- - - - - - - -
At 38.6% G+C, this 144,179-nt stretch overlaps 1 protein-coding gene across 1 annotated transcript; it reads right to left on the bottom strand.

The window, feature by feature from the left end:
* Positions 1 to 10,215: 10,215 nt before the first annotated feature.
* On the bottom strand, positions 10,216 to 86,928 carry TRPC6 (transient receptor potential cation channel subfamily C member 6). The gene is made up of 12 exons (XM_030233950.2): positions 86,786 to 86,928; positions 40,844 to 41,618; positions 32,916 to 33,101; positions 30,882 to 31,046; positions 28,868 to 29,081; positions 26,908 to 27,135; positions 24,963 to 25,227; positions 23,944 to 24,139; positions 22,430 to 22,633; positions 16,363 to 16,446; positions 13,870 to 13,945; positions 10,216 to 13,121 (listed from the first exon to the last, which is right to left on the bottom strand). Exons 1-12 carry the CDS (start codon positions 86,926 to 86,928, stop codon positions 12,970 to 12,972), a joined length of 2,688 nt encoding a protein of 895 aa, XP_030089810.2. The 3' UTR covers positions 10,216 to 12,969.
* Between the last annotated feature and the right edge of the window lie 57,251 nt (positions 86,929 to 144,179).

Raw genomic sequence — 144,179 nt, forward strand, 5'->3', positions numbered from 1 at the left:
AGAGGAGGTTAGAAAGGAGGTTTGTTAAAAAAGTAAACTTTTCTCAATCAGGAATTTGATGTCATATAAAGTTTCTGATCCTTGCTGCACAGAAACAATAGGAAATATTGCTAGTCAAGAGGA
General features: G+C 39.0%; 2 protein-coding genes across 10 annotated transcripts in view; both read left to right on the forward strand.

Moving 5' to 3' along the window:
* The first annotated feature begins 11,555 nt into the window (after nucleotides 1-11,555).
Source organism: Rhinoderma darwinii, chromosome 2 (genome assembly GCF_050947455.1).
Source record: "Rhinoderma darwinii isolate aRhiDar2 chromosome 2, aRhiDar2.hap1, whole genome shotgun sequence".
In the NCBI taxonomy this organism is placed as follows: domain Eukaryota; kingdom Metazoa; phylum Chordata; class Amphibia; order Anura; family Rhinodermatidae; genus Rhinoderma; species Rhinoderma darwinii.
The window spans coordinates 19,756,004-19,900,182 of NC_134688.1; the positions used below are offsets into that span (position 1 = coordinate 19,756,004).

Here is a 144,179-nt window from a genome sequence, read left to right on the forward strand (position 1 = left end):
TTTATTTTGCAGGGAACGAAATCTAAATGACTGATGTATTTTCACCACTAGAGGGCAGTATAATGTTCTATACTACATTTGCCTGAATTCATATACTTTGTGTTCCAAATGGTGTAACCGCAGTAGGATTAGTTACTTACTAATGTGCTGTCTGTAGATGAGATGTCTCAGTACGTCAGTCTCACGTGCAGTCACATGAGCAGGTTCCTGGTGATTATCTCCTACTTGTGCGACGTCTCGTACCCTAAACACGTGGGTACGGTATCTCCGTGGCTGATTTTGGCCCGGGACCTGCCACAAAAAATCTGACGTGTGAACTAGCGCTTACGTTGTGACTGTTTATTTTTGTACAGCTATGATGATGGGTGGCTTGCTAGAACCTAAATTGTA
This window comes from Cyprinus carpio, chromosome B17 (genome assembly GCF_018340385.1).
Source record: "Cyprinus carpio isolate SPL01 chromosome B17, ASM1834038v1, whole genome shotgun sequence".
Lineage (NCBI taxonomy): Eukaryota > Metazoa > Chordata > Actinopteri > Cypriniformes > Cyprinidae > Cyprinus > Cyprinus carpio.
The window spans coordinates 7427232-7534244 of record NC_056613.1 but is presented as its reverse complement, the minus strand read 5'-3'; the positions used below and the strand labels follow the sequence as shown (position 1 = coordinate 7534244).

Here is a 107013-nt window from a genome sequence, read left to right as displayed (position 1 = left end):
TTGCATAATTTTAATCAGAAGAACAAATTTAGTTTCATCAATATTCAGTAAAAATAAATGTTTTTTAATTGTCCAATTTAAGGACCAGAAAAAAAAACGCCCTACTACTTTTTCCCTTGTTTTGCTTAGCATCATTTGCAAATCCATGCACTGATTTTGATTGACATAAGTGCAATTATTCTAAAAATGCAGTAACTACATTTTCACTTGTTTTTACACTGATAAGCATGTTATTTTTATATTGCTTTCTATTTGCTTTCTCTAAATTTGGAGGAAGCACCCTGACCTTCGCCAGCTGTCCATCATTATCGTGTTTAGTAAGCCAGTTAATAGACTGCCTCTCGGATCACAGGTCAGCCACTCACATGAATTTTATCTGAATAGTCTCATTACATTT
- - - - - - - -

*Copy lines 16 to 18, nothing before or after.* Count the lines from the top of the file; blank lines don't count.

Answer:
TTTATTTTGCAGGGAACGAAATCTAAATGACTGATGTATTTTCACCACTAGAGGGCAGTATAATGTTCTATACTACATTTGCCTGAATTCATATACTTTGTGTTCCAAATGGTGTAACCGCAGTAGGATTAGTTACTTACTAATGTGCTGTCTGTAGATGAGATGTCTCAGTACGTCAGTCTCACGTGCAGTCACATGAGCAGGTTCCTGGTGATTATCTCCTACTTGTGCGACGTCTCGTACCCTAAACACGTGGGTACGGTATCTCCGTGGCTGATTTTGGCCCGGGACCTGCCACAAAAAATCTGACGTGTGAACTAGCGCTTACGTTGTGACTGTTTATTTTTGTACAGCTATGATGATGGGTGGCTTGCTAGAACCTAAATTGTA
This window comes from Cyprinus carpio, chromosome B17 (genome assembly GCF_018340385.1).
Source record: "Cyprinus carpio isolate SPL01 chromosome B17, ASM1834038v1, whole genome shotgun sequence".